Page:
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House of Rugby

18th Apr 2019

James Haskell explains his condemnation of Israel Folau’s homophobic Instagram post

Marc Mayo

“You are being hateful. It’s not my being a snowflake or being fussy – you are fucking wrong”

James Haskell has explained why he took to social media to strongly condemn the words of Israel Folau, the Australian rugby union international currently being disciplined for a series of anti-gay social media posts.

Folau’s World Cup chances were ended earlier this month following a series of social media posts saying homosexuals – along with adulterers, drunks and other – would be condemned to hell. His comments were also ‘liked’ by Saracens star Billy Vunipola, who was booed as a result by fans during his subsequent outing on the pitch.

On this week’s House of Rugby podcast, Haskell wore a pink ‘love’ vest, as he was joined on this week’s show by returning host Alex Payne and rugby commentator and journalist Nick Heath. Watch it here:

In his immediate response to the Aussie’s post, Haskell said online that “this is the biggest load of shit I’ve ever read” – and on the podcast, he explained his opinions haven’t changed much since then.

When Payne asked Haskell if he stood by calling Folau a “fucking misinformed bigot” he replied “one hundred fucking per cent” before summarising the fallout from the incident.

He told House of Rugby: “I’ve found out that talking about religion was not a good idea because it evokes a lot of passion from people and I am a big believer that in 2019, with people talking about the snowflake generation and being very sensitive, you can offend anyone doing anything these days.

“And a lot of stuff I say and do, I don’t apologise for. I skate along the line of misogyny sometimes, I make mistakes… I’ve done a lot of stuff for gay rights, I truly believe sexuality shouldn’t be questioned, I don’t believe it’s relevant. Since there’s been humans on this earth, there’s been gay people and there’s been straight people.

“So this isn’t a new phenomenon. People don’t choose to be gay. They are, they’re born. So the sooner people realise it, the sooner the world can move on.”

In his post, Haskell lamented how a player as talented as Folau would throw away his career with such comments.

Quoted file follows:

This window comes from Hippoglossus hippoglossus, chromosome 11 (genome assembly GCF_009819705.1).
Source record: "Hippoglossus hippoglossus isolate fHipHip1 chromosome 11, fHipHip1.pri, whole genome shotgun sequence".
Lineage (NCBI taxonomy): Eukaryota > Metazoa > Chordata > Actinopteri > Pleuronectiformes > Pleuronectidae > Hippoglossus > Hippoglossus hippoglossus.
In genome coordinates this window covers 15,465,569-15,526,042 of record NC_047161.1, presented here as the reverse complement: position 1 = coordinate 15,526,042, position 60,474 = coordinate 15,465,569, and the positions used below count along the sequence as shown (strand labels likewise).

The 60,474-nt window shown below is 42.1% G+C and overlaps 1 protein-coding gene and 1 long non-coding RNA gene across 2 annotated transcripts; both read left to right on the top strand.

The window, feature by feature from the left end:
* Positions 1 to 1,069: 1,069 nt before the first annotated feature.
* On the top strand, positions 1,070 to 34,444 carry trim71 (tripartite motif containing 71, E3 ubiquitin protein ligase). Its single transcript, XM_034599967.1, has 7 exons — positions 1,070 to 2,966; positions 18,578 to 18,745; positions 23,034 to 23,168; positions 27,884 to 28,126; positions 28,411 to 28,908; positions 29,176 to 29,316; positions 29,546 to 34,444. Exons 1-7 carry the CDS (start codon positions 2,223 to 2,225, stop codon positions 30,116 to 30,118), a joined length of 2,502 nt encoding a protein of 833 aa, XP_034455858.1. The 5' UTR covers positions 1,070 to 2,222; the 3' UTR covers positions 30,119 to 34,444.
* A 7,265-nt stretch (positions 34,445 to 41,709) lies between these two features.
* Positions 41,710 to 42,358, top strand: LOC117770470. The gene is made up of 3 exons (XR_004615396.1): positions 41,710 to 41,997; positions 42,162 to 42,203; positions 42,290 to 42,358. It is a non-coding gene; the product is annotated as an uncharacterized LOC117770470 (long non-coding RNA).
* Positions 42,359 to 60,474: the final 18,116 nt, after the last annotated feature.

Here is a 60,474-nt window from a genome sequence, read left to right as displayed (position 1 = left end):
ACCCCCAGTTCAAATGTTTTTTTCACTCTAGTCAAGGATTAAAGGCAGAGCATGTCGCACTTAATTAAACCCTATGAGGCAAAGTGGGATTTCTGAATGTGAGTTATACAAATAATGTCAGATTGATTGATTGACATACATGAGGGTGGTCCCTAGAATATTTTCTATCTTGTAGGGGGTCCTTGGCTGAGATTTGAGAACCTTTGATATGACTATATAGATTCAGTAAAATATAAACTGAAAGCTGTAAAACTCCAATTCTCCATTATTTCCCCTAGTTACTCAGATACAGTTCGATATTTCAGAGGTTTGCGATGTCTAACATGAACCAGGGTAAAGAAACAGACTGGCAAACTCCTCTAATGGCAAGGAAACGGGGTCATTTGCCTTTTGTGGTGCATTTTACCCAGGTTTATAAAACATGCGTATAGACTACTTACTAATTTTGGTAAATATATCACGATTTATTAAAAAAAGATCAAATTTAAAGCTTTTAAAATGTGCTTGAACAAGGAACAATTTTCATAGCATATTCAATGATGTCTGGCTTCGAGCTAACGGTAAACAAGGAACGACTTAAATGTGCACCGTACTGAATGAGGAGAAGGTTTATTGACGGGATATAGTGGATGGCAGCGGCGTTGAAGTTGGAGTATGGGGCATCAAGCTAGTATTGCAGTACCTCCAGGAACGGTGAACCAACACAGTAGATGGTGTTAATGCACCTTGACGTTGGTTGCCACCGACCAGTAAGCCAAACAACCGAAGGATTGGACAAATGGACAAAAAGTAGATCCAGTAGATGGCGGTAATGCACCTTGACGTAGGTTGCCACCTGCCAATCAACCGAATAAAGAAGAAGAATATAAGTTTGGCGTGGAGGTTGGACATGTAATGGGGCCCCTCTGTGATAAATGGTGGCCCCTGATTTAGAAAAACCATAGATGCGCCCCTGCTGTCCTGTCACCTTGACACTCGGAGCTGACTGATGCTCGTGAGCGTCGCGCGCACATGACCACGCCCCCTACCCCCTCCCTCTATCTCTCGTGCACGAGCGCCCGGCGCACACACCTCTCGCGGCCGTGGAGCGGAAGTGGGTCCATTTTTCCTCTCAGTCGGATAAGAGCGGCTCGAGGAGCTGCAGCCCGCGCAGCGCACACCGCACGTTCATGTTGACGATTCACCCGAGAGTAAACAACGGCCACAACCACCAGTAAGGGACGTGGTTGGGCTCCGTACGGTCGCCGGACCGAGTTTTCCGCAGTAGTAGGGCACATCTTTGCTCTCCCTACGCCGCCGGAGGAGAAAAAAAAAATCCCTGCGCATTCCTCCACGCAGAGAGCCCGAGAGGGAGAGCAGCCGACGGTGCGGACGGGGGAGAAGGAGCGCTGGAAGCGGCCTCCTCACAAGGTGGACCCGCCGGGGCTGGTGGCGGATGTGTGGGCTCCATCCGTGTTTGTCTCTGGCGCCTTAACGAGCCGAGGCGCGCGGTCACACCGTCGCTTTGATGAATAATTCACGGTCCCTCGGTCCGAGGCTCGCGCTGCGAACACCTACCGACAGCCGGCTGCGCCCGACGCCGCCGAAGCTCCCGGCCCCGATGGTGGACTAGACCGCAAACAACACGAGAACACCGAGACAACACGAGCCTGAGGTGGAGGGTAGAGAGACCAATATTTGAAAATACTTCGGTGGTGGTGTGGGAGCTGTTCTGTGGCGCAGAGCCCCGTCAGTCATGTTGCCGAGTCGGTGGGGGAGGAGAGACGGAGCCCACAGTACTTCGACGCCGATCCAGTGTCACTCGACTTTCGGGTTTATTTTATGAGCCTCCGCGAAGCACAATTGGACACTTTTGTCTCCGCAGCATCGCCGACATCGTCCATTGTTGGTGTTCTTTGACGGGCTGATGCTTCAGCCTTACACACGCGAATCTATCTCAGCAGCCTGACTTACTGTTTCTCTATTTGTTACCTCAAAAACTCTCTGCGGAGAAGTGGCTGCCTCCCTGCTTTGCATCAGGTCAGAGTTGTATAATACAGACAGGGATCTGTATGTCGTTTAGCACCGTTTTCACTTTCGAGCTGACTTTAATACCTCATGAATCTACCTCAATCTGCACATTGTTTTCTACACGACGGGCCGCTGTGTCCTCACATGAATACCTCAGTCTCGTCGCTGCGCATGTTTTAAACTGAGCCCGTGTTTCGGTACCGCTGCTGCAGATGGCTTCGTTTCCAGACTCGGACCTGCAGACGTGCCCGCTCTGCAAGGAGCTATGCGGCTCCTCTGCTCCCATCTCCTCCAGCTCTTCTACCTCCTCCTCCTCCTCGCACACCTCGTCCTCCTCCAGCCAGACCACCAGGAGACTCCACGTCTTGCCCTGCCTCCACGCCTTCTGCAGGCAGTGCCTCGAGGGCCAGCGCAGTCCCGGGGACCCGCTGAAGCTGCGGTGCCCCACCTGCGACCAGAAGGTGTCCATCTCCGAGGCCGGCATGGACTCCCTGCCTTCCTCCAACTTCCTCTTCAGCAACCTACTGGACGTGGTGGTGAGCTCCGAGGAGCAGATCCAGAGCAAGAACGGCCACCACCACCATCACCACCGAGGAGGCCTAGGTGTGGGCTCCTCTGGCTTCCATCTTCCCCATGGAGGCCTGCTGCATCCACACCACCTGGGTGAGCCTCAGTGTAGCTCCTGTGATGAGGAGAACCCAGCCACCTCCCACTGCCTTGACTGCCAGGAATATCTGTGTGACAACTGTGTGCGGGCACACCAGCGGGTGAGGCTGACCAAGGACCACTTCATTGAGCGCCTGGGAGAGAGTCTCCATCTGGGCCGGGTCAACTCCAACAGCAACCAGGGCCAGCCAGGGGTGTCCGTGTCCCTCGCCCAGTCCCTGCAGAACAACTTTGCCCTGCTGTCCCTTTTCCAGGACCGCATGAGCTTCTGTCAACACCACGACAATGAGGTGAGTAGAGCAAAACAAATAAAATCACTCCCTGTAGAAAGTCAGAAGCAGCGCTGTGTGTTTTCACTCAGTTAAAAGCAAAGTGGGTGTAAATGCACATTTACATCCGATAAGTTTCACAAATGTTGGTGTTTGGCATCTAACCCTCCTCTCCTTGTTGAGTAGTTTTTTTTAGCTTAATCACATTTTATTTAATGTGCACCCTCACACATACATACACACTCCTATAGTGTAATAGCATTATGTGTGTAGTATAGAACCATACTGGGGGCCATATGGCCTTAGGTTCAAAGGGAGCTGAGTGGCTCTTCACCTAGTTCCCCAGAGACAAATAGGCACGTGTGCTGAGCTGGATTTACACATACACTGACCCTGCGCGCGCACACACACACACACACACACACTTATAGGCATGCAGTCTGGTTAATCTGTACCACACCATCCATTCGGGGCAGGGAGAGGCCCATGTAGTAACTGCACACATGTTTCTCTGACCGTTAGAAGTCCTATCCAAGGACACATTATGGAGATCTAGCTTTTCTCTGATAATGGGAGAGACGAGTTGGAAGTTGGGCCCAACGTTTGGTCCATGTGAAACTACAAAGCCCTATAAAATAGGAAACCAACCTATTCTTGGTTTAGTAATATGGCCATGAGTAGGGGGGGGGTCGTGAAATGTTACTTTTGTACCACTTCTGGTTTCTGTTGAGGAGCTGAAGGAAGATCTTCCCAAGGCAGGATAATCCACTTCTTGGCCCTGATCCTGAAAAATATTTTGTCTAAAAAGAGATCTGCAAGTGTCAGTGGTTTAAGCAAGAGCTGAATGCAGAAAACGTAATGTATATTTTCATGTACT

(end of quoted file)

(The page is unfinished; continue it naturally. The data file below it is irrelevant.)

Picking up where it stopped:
“I posted this because I felt very strongly about it and the reason I posted it was because a person in my sphere of influence commented about something that I didn’t like – and he has previous,” Haskell said.

“This wasn’t an accidental post. He knew exactly what he was doing, he’d been told once ‘don’t fucking do it’ and he’s done it again.

“So I stand up and say this is not acceptable, I’m going to spend my time telling people in the media that sexuality is not a thing, that you should be free to do what you want. That if I had a gay teammate – which I probably do, because statistically there’s got to be but people don’t feel comfortable enough to say anything – that I’m going to stand up and defend it.

Before adding: “I’m going to say: this is bullshit. I was then disappointed that people had liked it, I was disappointed that people had said ‘it’s freedom of speech’, but my belief is everyone is entitled to say what they want, however we have to be able to read between the lines and use common sense. And the general consensus that ‘that is not correct, that is bullshit’.

“I said in my video ‘this is hate speech’. You are condemning people, you are suggesting that people are wrong. You are being hateful. It’s not my being a snowflake or being fussy – you are fucking wrong.

“In history, lots of people have had open vocal opinions. In hindsight we’ve gone: ‘that probably wasn’t a good idea’. Just at the time because of the mob mentality, everyone thought it was right. It wasn’t fucking right.”

Some have questioned Haskell for not standing up against other major controversies in the sport, but the former England international made clear this matter was close to his heart.

He said: “I got accused of being a liberal leftie, which I think I’m definitely not. I got called out for virtue signalling because a lot of these words are used very commonly for people who stand up for something.

“I’m not sensitive about most things. I let the world, in general, pass me by, but if someone does something in my world, that’s when I stand up.”

Heath also pointed out that homosexuality was the only thing that Folau condemned that “isn’t a choice”, leading to the likely scenario where a young rugby fan or player who was struggling to have their sexuality accepted would be harmed.

Subscribe here to JOE’s House of Rugby:

Episode 27 sees Alex Payne joined by James Haskell and Nick Heath to discuss Folau’s post, Vunipola’s response, how religion fits into the modern world, and how professional sports people and fans respond to homosexuality.